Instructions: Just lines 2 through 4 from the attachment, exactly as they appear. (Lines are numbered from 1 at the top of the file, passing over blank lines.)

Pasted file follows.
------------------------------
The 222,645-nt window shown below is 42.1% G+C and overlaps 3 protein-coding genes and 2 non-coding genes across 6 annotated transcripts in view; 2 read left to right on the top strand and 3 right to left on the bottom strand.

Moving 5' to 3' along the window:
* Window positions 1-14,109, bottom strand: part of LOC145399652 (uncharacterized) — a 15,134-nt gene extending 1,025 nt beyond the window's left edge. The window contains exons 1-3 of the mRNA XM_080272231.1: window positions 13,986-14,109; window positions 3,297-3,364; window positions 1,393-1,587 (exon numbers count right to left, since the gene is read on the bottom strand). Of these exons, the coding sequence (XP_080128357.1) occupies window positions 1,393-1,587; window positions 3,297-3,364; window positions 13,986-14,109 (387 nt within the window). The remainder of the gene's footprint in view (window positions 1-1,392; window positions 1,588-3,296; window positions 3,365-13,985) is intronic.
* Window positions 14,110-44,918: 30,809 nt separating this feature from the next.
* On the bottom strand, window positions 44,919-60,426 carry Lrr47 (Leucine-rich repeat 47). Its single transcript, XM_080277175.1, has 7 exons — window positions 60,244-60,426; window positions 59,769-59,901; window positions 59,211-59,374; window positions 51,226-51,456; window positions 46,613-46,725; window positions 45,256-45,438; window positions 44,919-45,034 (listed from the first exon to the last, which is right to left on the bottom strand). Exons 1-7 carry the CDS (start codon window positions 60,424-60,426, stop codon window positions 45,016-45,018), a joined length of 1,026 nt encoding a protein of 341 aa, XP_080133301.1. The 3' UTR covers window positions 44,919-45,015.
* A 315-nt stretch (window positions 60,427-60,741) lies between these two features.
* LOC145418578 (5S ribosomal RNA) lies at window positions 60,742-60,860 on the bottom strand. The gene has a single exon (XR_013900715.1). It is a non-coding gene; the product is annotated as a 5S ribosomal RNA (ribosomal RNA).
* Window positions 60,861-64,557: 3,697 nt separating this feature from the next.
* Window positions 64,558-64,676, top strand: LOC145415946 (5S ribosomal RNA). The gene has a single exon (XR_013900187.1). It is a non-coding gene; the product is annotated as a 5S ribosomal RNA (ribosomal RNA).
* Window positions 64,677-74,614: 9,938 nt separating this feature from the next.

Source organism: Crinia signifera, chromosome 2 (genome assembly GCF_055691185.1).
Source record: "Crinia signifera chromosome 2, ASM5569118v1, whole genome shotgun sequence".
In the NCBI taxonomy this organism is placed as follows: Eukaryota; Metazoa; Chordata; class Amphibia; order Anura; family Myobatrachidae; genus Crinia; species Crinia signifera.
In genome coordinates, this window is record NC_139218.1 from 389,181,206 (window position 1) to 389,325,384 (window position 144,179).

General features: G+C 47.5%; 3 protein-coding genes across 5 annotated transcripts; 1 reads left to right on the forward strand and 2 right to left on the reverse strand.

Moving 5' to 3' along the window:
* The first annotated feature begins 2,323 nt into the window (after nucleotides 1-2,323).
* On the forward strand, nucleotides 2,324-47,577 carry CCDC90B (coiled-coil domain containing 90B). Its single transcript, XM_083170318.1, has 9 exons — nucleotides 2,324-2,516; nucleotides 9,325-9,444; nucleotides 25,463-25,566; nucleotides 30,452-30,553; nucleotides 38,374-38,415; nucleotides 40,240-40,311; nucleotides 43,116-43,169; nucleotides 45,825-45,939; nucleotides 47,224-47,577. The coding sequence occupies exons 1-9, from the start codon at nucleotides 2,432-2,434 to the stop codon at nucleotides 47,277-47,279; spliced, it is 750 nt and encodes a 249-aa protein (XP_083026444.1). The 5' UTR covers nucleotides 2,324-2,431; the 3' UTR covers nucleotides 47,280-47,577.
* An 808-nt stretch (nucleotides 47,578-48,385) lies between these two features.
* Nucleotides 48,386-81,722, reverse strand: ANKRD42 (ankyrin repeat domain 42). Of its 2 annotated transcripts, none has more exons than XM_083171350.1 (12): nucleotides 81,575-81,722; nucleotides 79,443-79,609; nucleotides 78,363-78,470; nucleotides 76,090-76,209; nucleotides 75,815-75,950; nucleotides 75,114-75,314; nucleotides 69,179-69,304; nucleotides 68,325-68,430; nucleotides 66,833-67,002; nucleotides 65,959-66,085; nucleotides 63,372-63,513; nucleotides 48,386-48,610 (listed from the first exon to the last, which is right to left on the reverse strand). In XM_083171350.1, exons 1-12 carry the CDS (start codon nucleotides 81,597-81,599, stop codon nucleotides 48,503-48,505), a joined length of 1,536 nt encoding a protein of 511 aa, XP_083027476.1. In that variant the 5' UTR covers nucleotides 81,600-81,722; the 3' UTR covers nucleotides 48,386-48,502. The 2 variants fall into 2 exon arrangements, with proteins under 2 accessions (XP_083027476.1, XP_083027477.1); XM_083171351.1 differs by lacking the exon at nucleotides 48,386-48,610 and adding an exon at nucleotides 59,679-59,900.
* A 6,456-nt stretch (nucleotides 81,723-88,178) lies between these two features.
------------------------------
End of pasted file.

Moving 5' to 3' along the window:
* Window positions 1-14,109, bottom strand: part of LOC145399652 (uncharacterized) — a 15,134-nt gene extending 1,025 nt beyond the window's left edge. The window contains exons 1-3 of the mRNA XM_080272231.1: window positions 13,986-14,109; window positions 3,297-3,364; window positions 1,393-1,587 (exon numbers count right to left, since the gene is read on the bottom strand). Of these exons, the coding sequence (XP_080128357.1) occupies window positions 1,393-1,587; window positions 3,297-3,364; window positions 13,986-14,109 (387 nt within the window). The remainder of the gene's footprint in view (window positions 1-1,392; window positions 1,588-3,296; window positions 3,365-13,985) is intronic.
* Window positions 14,110-44,918: 30,809 nt separating this feature from the next.